Among the ladies and gentlemen misbehaving at the time, Liz Taylor was queen bee. Thus, despite the absence of any legitimate connection, Liz and her then-husband Richard Burton would become Jackie’s “magazine relatives.” Ultimately, the Jackie-Burton-Liz tabloid triangle pervaded the national consciousness to such an extent that it created among magazine readers a Pavlovian response to the three principle players. According to sociologist Irving Schulman:

If new photographs worthy of inclusion at deadline were not to be had, art directors arranged jigsaw cutouts for Jackie-Burton-Liz, and in a very short time indeed a national conditioned response was established. Purchasers who saw a photograph of Jacqueline Kennedy would think immediately of Elizabeth Taylor and what she was doing; conversely a photograph of [ . . . ] Elizabeth Taylor would conjure up an image of Mrs. Kennedy.

The Jackie-Liz connection would become so integrated into the popular culture that in the Hollywood treatment of the Jackie story, The Greek Tycoon, the lead female character was named “Liz.”

In the beginning, particularly during the Kennedy administration, the movie magazine coverage remained somewhat circumspect. The couples served as simple foils for one another; the Burtons’ racy exploits emphasized the Kennedys’ elegance while Jack and Jackie’s élan exaggerated Burton and Liz’s decadence. In the fall of 1963,  the question of the Kennedys’ “Marriage & Taste” versus the Burtons’ “Passion & Waste” was of such critical social import that  Photoplay gave it major coverage.

In retrospect, it is not surprising that this circumspection ceased with the death of JFK. As Jackie marched into single womanhood, the tabloids switched course and focused on the remaining threesome- cropping cover photos and manipulating gossip to suggest romantic intrigues, clandestine meetings, and unorthodox sexual proclivities. Richard Burton and Jackie Kennedy may never have held hands, but thanks to clever editors and decoupage, on countless magazine covers they did.

The tabloids intentions here were completely pure: they sought to unite “Jackie” with the Burtons because “It would truly be a new, fun, fun world for Jackie– for the Burtons are fun, fun people.” And, really, who didn’t want Jackie to have fun?

Editors could not have created more different and more profitable characters to mash-up. Women loved to hate “Liz,” an actress who seemed constantly on the brink of personal disaster; they simply loved Mrs. Kennedy. In the words of pop-philosopher Wayne Koestenbaum, “Liz was trash; Jackie was royalty.” It was the perfect mix.

In the American consciousness, Jackie and Liz presented two entirely different versions of femininity in practice. What this translated into was Jackie being the woman everyone should aspire to be and Liz being the woman no woman would want to become (never mind that Liz seemed to always be having a hell of a lot more fun).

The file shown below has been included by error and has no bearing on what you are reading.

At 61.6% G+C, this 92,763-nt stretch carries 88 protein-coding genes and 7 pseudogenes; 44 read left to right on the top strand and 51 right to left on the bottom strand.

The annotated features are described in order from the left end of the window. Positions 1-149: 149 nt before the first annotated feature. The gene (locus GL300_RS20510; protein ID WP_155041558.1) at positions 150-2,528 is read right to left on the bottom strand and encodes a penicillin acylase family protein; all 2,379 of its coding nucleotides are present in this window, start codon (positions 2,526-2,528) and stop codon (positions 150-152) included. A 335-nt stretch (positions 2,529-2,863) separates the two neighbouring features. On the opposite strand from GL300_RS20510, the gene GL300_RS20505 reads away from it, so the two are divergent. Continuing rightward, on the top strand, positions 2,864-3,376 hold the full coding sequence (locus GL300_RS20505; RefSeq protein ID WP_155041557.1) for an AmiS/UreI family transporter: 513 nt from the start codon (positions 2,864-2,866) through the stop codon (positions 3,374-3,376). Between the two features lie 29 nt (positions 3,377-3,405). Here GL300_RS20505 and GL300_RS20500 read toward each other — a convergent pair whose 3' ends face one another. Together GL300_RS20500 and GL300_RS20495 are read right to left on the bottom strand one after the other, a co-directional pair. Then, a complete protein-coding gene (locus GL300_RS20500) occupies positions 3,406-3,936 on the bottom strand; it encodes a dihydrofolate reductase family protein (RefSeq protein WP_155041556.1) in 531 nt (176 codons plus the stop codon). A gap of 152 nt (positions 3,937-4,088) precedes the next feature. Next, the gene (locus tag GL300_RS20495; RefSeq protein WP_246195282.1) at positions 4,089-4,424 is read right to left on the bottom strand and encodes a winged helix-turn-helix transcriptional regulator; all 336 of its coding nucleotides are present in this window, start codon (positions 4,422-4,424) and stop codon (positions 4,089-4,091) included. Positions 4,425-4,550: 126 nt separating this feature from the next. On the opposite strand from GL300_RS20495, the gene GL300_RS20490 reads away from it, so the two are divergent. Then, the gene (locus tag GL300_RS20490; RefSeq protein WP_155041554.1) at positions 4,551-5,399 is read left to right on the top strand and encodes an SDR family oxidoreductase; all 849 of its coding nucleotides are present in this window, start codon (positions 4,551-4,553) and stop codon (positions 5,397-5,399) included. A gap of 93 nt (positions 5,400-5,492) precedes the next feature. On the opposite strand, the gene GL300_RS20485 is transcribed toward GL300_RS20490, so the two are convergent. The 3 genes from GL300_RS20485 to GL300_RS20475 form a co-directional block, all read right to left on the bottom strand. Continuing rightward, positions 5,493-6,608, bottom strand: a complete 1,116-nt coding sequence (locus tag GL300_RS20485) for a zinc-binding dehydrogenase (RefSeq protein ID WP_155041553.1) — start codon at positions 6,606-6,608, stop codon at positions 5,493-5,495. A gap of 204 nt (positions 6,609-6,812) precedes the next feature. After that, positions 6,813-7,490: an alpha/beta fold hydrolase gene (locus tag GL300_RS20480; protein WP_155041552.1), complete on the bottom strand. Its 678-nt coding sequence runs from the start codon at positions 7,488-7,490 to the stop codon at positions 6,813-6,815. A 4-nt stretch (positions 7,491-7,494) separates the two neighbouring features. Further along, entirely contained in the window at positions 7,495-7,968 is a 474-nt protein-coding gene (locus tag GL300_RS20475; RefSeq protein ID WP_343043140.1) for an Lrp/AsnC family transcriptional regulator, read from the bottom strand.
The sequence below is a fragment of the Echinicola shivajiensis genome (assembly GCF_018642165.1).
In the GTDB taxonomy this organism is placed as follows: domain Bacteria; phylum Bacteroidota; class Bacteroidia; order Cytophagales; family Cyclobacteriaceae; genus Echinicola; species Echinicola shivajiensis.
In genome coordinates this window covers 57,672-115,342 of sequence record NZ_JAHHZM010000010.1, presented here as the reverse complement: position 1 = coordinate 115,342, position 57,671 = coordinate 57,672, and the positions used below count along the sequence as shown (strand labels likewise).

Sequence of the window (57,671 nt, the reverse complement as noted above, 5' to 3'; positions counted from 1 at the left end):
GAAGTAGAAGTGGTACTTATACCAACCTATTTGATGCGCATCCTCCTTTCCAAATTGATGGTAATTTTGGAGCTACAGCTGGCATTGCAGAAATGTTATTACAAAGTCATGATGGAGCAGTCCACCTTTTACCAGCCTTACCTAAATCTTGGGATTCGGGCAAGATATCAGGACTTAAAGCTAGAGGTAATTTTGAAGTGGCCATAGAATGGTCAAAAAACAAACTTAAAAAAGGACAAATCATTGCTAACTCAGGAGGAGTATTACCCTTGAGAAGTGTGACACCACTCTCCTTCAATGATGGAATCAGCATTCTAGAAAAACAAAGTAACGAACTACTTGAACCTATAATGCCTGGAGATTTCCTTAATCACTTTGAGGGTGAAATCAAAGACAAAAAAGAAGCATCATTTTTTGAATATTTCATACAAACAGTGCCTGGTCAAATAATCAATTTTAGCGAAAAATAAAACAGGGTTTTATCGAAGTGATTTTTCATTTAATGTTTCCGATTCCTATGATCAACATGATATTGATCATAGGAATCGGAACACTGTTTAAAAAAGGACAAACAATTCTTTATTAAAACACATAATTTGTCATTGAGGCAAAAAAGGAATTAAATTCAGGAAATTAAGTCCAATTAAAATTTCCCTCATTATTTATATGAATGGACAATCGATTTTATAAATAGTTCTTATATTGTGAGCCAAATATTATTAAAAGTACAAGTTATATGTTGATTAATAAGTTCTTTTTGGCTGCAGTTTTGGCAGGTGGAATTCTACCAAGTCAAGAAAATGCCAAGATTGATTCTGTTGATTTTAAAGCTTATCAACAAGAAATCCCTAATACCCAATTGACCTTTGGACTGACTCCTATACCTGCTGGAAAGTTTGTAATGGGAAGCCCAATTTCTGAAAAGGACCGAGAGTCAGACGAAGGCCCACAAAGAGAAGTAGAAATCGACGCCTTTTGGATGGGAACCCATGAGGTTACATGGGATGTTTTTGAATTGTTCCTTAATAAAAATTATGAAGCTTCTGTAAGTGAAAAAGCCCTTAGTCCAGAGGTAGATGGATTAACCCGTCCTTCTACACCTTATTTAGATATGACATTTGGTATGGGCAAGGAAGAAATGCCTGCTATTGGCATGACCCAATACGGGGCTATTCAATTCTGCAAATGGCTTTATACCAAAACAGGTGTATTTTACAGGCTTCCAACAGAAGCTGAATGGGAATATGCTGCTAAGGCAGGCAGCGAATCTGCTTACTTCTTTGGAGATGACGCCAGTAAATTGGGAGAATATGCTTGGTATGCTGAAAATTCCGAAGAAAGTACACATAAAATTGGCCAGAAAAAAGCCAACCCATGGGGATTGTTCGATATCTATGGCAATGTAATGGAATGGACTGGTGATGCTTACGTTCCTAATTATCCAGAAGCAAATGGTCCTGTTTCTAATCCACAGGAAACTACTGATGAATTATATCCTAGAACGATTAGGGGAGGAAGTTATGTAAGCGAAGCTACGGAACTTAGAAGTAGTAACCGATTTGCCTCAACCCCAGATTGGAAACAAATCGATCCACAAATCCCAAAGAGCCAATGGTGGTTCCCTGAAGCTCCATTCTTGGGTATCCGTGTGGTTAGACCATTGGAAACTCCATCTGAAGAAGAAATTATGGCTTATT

This dichotomy is nowhere more vividly exemplified than in the 1962 magazine, JACKIE and LIZ. The commemorative opens with a page that explains the editors’ reasons for comparing Jackie and Liz: “They shine in completely different constellations and exert a completely different emotional and moral effect upon us… To compare them [ . . . is] a way for us to examine the natures of the stars we create, and in the process discover something about ourselves.”

What we, the reader, should discover is clarified in a simple headline on the same page: “LIZ TAYLOR: A Warning To American Women; JACKIE KENNEDY: An Inspiration to American Youth.” Jackie was “WOMAN OF THE YEAR,” “Mistress of the Washington Merry Go-Round,” and “First in the Hearts of Her Countrymen.” She “KEEPS HER MAN HAPPY,” is “SURROUNDED BY LOVE” and only “Leaves Her Home For Service.”

In very stark contrast, “Liz” was the “SENSATION OF THE YEAR” and “STAR OF THE ROMAN SCANDALS.” “A Woman Without a Country” who was “Caught in the mad Marriage-Go-Round” and “SURROUNDED BY FEAR,” she faced “A THREATENING TOMORROW.”

I know no women who would welcome a threatening tomorrow. Life is hard enough as it is.

In JACKIE and LIZ, Jackie was lifted up as a shining paragon of virtue and good. To gossip columnist Fanny Hurst, her place in people’s affections was a barometer of the national well-being. So long as we all loved Jackie, the world would be ok.

In contrast, through “unsavory Taylor-Burton headlines, the shabby stories of shabby lies, of multiple marriages, infidelities, divorces, broken homes, displaced children,” Liz- heaven help her- had “steered her sex toboggan down a dangerous run.” A message that was, no doubt, not lost on readers whose own marriages might be lacking “the fire of passion” and women who might be tempted to follow Liz’s less traditionally feminine example by steering their own toboggans along her perilous path. Let there be no doubt, “Roman Scandals” were not welcome here.